Impeccably produced by fellow Canadian songstress Lynn Miles ‘7 Deadly Spins’ features seven (natch) songs that explore the darker side of the human condition, which seems kinda appropriate as I’m writing this in October with Halloween just around the corner. Lynne Hanson sets her stall out with the opening ‘Gravedigger’ which has an easy swagger complimented by some particularly deathly backing vocals and Chris Brown’s swirling organ. ‘Water’s Edge’ finds a wronged woman digging a grave for her cheating lover after putting her kitchen knife to new uses “He broke my heart. So I made him bleed” while slide guitarist Tony D adds menace to proceedings.
‘My Mama Said’ a co-write with Lynn Miles and the late Fraser Holmes is ushered in by the ringing of church bells as a young girl unrepentantly awaits the hangman’s noose while ‘Cecil Hotel’ may well be my favourite on the record as a father on the run, having killed the banker who tried to repossess his farm, is hiding out in a fleabag hotel. The ‘Black Widow’ finds the lady in question setting up her next conquest “He’s a little naive and a whole lot rich” Hanson drawls and you know it’ll not end well.
‘Run Johnny Run’ finds the rhythm section of bass player Jason Valleau and drummer Philip Shaw Bova (who also recorded, mixed and mastered the album) stepping up the pace and features some great interplay between the slide guitar of Keith Glass and Gilles LeClere’s mandolin. The album concludes with ‘First One’s Free’ which borrows the vibe of Dylan’s seminal ‘Subterranean Homesick Blues’ to great effect.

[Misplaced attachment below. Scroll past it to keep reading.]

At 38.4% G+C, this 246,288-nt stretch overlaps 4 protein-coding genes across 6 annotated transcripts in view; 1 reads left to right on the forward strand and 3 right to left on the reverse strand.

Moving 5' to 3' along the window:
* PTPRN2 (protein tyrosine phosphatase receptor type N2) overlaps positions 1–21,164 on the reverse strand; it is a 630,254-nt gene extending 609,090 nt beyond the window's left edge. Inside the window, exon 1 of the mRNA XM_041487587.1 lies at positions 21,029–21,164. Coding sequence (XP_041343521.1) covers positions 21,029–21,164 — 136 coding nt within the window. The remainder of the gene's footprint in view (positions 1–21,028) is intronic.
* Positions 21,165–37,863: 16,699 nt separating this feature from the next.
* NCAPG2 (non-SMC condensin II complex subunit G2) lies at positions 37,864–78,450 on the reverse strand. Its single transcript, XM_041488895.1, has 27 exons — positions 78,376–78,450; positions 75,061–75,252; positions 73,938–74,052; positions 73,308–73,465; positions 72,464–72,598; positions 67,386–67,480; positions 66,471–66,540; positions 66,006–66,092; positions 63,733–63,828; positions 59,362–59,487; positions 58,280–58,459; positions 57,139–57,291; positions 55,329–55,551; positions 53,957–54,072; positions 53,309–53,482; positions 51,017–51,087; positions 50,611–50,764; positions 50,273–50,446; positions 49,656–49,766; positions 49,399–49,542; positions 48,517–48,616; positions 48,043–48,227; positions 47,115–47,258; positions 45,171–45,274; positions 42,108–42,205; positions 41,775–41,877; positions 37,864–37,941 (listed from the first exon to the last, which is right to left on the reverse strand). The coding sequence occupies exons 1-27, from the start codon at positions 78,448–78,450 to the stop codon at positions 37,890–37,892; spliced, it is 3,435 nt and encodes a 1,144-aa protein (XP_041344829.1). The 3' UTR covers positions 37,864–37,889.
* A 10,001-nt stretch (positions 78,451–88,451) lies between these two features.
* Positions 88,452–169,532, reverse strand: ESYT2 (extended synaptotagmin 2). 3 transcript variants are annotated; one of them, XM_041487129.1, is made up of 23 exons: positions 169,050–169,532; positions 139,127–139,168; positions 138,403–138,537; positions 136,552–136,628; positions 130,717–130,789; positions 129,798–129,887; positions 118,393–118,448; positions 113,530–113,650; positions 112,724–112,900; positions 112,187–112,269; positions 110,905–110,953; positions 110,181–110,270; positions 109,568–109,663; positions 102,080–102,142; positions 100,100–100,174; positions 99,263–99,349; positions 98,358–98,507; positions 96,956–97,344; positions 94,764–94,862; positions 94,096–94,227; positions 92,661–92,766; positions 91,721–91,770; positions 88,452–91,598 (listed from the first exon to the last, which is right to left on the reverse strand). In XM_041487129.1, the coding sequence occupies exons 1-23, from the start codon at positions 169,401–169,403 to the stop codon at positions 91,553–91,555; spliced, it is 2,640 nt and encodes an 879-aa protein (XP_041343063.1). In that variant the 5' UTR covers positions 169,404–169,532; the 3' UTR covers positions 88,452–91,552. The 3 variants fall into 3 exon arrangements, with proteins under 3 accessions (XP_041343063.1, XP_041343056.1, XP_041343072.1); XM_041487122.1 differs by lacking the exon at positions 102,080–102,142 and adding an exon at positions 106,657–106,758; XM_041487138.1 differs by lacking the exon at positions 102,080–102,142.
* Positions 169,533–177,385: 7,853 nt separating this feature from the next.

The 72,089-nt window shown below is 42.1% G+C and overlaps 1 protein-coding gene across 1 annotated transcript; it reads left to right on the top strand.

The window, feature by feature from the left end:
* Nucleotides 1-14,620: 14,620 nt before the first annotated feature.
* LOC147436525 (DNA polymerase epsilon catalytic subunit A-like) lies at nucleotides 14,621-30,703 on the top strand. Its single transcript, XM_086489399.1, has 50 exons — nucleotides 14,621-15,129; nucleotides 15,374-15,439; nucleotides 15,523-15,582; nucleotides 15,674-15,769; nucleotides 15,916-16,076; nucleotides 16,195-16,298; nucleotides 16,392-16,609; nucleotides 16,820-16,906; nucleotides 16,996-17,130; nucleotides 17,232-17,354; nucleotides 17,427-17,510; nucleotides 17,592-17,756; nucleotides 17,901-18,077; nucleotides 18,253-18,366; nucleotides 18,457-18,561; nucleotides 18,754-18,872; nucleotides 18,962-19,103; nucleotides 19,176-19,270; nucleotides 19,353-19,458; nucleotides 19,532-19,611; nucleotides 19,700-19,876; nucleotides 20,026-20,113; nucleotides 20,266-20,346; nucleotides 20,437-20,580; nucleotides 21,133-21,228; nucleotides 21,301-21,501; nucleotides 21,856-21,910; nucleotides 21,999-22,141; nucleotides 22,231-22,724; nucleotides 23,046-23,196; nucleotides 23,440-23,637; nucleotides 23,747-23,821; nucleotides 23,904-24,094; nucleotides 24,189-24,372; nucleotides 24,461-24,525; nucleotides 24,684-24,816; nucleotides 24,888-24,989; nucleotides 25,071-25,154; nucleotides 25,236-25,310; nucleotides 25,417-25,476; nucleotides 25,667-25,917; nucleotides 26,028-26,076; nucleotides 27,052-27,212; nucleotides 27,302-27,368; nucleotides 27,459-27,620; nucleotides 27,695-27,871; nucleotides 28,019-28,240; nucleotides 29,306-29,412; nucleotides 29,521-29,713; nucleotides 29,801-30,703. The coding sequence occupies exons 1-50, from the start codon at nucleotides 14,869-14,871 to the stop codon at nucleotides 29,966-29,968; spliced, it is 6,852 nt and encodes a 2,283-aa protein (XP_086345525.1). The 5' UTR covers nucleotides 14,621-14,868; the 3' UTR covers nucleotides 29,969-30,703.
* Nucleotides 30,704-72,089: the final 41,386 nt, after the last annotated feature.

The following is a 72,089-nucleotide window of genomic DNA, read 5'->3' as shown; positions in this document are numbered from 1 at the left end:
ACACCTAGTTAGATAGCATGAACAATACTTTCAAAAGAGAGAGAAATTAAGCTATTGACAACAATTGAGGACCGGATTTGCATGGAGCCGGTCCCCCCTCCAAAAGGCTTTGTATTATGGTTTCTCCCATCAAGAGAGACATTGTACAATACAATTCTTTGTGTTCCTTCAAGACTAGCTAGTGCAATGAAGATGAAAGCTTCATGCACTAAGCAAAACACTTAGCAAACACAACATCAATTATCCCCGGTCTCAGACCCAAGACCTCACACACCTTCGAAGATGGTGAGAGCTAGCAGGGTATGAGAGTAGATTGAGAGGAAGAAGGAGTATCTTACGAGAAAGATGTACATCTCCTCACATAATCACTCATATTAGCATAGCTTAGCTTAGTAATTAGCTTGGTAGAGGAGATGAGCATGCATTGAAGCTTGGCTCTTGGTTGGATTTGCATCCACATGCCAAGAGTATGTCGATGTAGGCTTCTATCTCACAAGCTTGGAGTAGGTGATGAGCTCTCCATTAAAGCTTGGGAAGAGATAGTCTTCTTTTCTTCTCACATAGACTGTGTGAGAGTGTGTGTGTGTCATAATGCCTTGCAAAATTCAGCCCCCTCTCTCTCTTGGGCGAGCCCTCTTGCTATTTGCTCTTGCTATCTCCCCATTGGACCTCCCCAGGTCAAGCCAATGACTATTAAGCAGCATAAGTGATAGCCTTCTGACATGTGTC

‘7 Deadly Spins’ might seem a little short to some but seems perfectly formed to me and comes highly recommended.
Cody Jinks – I’m Not The Devil
Cody Jinks you’ll be surprised to learn once fronted a Thrash Metal band and was hell bent on becoming the next James Hetfield. Luckily, judging by this fine album, the influence of his father who loved the outlaw country of Johnny Cash, Merle Haggard and Waylon Jennings proved to be the winner in this musical tussle of good against evil (only kidding fellow Metal fans….yes really).
‘I’m Not The Devil’ is a very fine record for all fans of traditional country that feel alienated by the bro /pop country that rules country radio. Cody Jinks is blessed with a quite fantastic warm, deep voice which when coupled with strong songs and great playing results in a very impressive record.
‘The same’ opens the album and that voice coupled with mournful steel guitar and fiddle sets the scene perfectly. The title track follows as he stresses to a loved one that he’s learn from his mistakes and pleads for another chance. ‘No Words’ is even better and features a really nice lead guitar break. Faith is obviously very important to Cody Jinks and ‘Give All You Can’ is excellent, made more so by the gospel tinged backing vocals that allow Jinks to stretch out vocally. The Merle Haggard classic ‘The Way I Am’ is a perfect choice for a cover that fits the rest of the album material like a glove. It is testament to the quality of songs that a well-known cover fails to overshadow the likes of ‘Heavy Load’ which is loaded (no pun intended) with religious imagery over a solid drumbeat, plaintive steel and twangy guitar lines.
On a personal note my dad, who played Johnny Cash all the time when I was growing up, will love ‘I’m Not The Devil’ which makes it very easy for me to relate to Cody Jinks and recommend this album.